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Harry Paster's legacy

There have to be thousands of ad agency executives out there who, at times during their careers, found themselves spending more quality time with Harry Paster than with their families. They can say that he was key to building their agencies as well as their family estates for said dependents.

Harry Paster, who died on Sept. 26, was more than a master of numbers. The secret of his success was his unique insights into human strengths and failings as they related to the world of business. During his 50-year career with the American Association of Advertising Agencies, he became an essential asset for members. Stressed-out agency managers learned those magic words, "Call Harry. He'll know." Harry was advertising's 911 call.

If he ever bothered putting a resume together for himself, he would have noted he joined the American Association of Advertising Agencies in 1948 as a statistician and was named exec VP in 1990. Harry Paster handled the nitty-gritty stuff: costs, profits, benefit plans, compensation arrangements, contracts, agency succession, buyouts, mergers and acquisitions, even estate planning and, yes, divorce settlements and pre-nups. What his resume wouldn't include would be his other titles: father confessor, rabbi, financial guru, management consultant, problem-solver, matchmaker, marriage/merger counsellor, hand-holder extraordinaire.

Not long ago, an agency exec presented Harry with a plaque on which was inscribed, "Saint Harry Paster. Patron-saint of well-managed advertising agencies." That said it all about this unsung advertising industry giant.

Fred Danzig

Eastchester, N.Y.

Mr. Danzig was editor of Ad Age from 1984 to 1994.

Credit for `O upfront'

In regards to the profile of Alyce Alston in "Media Mavens" (Special Report, AA, Sept. 18), I would like to make the following correction so that credit is given where it is truly due: Ms. Alston, who was with the magazine for the first two issues as publisher, and is no longer a Hearst employee, is not the creator of "Oprah upfront," as she claims. The idea was literally generated in our Los Angeles office by group advertising director Lois Miller. It was developed under Ms. Alston's tenure as publisher but with incredible input from staff on both coasts.

Debra Shriver


Hearst Corp.

New York

Ms. Alston responds: "For the 12 months I was publisher of O, The Oprah Magazine, I thoroughly enjoyed leading one of the most successful launches ever, instituting the Oprah upfront, selling it internally to Hearst management and to advertisers. I'm proud to have led the entire sales staff and marketing team and nurtured all the ideas and talent there. My experience with the Oprah magazine will always be a highlight of my career."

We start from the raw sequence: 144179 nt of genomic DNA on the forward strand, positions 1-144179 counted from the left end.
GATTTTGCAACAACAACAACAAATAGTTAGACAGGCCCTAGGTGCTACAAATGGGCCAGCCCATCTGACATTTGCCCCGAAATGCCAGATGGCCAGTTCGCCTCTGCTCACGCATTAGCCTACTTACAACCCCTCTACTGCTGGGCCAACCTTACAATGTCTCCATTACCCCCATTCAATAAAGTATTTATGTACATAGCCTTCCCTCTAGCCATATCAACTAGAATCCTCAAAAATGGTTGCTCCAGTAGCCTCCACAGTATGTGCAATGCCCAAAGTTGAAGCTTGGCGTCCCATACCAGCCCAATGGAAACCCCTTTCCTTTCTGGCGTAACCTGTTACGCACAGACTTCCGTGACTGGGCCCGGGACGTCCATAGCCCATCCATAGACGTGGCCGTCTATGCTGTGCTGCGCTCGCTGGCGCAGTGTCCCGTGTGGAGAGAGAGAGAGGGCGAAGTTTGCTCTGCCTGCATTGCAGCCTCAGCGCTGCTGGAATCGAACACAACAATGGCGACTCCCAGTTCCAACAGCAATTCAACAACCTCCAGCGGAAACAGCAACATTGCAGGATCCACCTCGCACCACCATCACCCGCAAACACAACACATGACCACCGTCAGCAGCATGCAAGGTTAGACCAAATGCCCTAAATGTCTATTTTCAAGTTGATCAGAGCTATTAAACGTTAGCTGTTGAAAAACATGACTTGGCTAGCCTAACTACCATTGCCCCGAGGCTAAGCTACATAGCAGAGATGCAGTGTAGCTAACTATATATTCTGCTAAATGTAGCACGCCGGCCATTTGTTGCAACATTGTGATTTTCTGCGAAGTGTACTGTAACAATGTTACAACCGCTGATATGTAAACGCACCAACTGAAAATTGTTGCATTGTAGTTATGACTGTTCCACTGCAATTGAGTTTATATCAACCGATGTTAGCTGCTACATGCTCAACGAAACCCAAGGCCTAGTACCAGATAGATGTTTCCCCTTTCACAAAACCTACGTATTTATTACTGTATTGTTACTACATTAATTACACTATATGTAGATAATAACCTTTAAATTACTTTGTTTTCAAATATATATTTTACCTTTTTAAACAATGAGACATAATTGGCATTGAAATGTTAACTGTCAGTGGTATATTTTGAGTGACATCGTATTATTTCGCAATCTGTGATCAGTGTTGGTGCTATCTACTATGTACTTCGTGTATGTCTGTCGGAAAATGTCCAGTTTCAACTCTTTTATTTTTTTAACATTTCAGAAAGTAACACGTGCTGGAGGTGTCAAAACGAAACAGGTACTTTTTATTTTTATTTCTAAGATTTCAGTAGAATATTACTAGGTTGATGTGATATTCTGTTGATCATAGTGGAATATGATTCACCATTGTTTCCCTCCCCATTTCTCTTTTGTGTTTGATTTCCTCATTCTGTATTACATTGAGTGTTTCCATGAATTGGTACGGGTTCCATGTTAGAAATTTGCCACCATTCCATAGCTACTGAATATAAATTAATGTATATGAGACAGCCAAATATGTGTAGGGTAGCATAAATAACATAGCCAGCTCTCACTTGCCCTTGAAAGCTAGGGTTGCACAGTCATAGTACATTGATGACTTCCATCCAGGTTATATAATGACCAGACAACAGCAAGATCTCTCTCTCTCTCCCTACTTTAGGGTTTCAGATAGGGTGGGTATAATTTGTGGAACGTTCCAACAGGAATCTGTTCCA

Y&R and Steve Frankfurt

If memory serves, Randall Rothenberg was always a pretty easy guy to "turn" to give a story someone's desired emphasis. I'm referring to the piece he did on Young & Rubicam ("Y&R carries proud past to WPP but is Steve Frankfurt missing?", Viewpoint, AA, Sept. 4).

First, let me establish the fact that I believe I'm a friend of Steve Frankfurt, appreciate him and what he did here. As to his lack of appearance in the Advertising Age 75th anniversary issue on Y&R, I can give you personal testimony. During at least two of the interviews Ad Age reporters and editors had with me, I mentioned Steve both times. The first time in some length on Steve and the second time at perhaps excessive length, on naming the people Steve brought into this business as director/producers. . . . The fact that Ad Age editors and writers didn't choose to include all this is their business, but please don't blame us.

I am a bit amused by some of these "The night the old nostalgia burned down" stories. It is true that for a few years during Steve's time it was exciting and fun. But the last year was not. It was very difficult. We lost account after account after account. Each time the reason given was a variant of the phrase "creative arrogance."

I take nothing away from the exciting times Steve brought here and his contribution to the industry, but the reason he was not in the Ad Age issue had more to do with Ad Age than Y&R. And while Steve's contributions were certainly important not just for Y&R but for the industry, by no means can you give him equal status in the creative pantheon with Rubicam, Bernbach and Ogilvy as Rothenberg's piece seems to imply, as I am sure Steve would agree.

Mark Stroock


Young & Rubicam, New York


* In "Burnett's new leaders: Wolf, Brennan boosted" (Oct. 2, P. 3), Brad Brinegar was named CEO, Leo Burnett USA, not president, succeeding Burnett USA CEO Linda Wolf, now chairman-CEO Burnett Worldwide. At Burnett USA, Cheryl Ber-man continues as chairman-chief creative officer and Mary Bishop continues as president-chief marketing officer. At Burnett Worldwide, Michael Conrad continues as vice chairman-chief creative officer.

* In "Economic gold rush spurs rash of jewelry ad efforts" (Sept. 25, P. 16), the World Gold Council ad campaign was created by Teller, New York, with assistance from De Plano Group, New York.

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